II. And then we drew.
We ask places to hold our stories—to hold our emotions, memories, even desires—and they do. Often that cache of stories manifests itself tangibly. They can leave a mark.
Cacti- It’s already lost its vibrant green. I can tell the deer walk by it; it is next to their trail.
Knoll- Five maple leaves. Wet, from the rains. One yellow, the others a decaying red.
Trees- Nothing, as it beds down in oak leaves.
Aspen- The basket is gone. So I make a new plate—using what I have.
I drew with a pine today. We made a self-portrait and portrait.
A mark requires friction. It requires the joining of two disparate entities in which at least one is altered. It is a visible sign of action.
They say humans are the only species to create art.
Of all physical attributes, scientists designate the thumb as a key variance between humans and other species. A thumb permits us to touch each finger, thus producing a grip that fosters power and precision. As a species, we increasingly alter our world with power, precision, and thumbs.
My professor placed a brush handle in my palm, making me conscious of how its curves and slants settled into my skin. He taught us to grip low, so bristles fully flexed into the canvas, freeing paint and crafting precise and expressive marks.
We often stood for critiques: a line of anxious beings encircling a line of our own creations. I found it was not intuitive to critique myself. I needed a mirror, an exterior surface, to see myself. Marks provided a visual of my actions—a chance for critique. I pondered my motivation for a thin stroke or transparent glaze.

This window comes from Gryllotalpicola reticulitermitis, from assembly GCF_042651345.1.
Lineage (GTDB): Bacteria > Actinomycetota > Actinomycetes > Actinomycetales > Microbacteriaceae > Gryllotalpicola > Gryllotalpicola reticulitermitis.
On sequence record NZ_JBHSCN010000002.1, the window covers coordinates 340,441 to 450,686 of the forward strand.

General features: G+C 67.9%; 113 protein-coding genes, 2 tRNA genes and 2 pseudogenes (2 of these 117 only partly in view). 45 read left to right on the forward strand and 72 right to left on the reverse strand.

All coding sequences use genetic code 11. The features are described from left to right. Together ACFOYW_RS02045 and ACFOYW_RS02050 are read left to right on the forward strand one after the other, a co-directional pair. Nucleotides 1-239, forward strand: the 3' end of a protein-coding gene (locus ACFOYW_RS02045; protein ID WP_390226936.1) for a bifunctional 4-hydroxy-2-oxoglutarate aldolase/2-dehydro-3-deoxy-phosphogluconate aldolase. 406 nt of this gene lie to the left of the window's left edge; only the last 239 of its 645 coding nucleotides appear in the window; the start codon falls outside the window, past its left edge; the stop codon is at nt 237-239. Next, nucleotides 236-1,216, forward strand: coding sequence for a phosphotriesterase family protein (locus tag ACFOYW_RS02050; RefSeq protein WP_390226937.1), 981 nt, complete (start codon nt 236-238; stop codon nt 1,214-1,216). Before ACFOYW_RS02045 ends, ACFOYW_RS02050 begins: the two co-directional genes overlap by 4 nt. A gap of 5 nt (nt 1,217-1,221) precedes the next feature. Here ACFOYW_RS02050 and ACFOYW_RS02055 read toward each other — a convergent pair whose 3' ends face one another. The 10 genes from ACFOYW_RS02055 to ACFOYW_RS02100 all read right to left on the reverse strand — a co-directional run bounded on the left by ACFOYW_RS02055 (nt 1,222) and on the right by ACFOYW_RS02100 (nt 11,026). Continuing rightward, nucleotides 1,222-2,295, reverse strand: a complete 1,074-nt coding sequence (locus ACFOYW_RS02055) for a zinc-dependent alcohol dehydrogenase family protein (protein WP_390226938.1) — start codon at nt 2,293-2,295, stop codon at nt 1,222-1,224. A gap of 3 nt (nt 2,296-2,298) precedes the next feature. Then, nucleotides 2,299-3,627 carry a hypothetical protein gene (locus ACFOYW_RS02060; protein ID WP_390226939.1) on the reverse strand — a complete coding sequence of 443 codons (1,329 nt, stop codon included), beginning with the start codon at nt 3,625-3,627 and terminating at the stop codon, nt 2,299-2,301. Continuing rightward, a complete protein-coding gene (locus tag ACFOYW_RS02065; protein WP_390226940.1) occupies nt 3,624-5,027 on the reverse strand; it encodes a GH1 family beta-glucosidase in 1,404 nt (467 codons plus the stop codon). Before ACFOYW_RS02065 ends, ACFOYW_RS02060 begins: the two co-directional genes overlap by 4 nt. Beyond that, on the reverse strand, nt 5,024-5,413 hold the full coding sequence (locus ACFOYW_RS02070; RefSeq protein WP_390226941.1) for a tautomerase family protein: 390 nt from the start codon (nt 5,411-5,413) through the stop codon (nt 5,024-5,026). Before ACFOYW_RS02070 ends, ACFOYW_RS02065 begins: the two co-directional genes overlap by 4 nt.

While I tried to divorce myself from my marks, as a protection, each stroke recorded my movement. It was more than a painting up there; it was my story.
Marks manifest our stories.
In art I was taught to question my marks.
I’m surprised I found this place from the vague directions of the BLM office. I walked in asking about rock art in the Oquirrhs. They said this is one of the few sites that isn’t vandalized or on private property.
Now, I’m walking among boulders of memory. Among blackbirds and larks and a jackrabbit running from me. I wanted to call her back, to reassure her I’m here only for the rocks.
With their wide lines these abstract drawings date to sometime between 1000 B.C. and 1500 A.D—the work of hunter-gatherers in the Great Basin.[i]
The boulders, clothed in lines, make me wonder how many other marks have faded.
Why would people bend over a stone, for hours, striking it with another stone? To mark this spring? Or just to carve, to mark?
Art is more than sharing—it is how we process experience. It is more than product; it is process. I would create if no one ever saw, because as I modify materials they modify me.
I feel the ridges. They are longstanding and sure.
I hear the swelling songs of the lark and blackbird pierce stillness, then spread into silence. The air holds their marks, for an instant. Then their cry becomes my memory.
[i] Nina Bowen, “Rock Art Styles of the Great Salt Lake/Utah Lake Area,” Utah Rock Art - Symposium Proceedings vol. 25 (2005): 61-66. Also, see Polly Schaafsma, Indian Rock Art of the Southwest (Santa Fe, New Mexico: School of American Research, 1986), 36. Schaafsma describes the style as the Great Basin Carved Abstract Style, which uses heavy clear lines, often pecked, with rectilinear and curvilinear designs.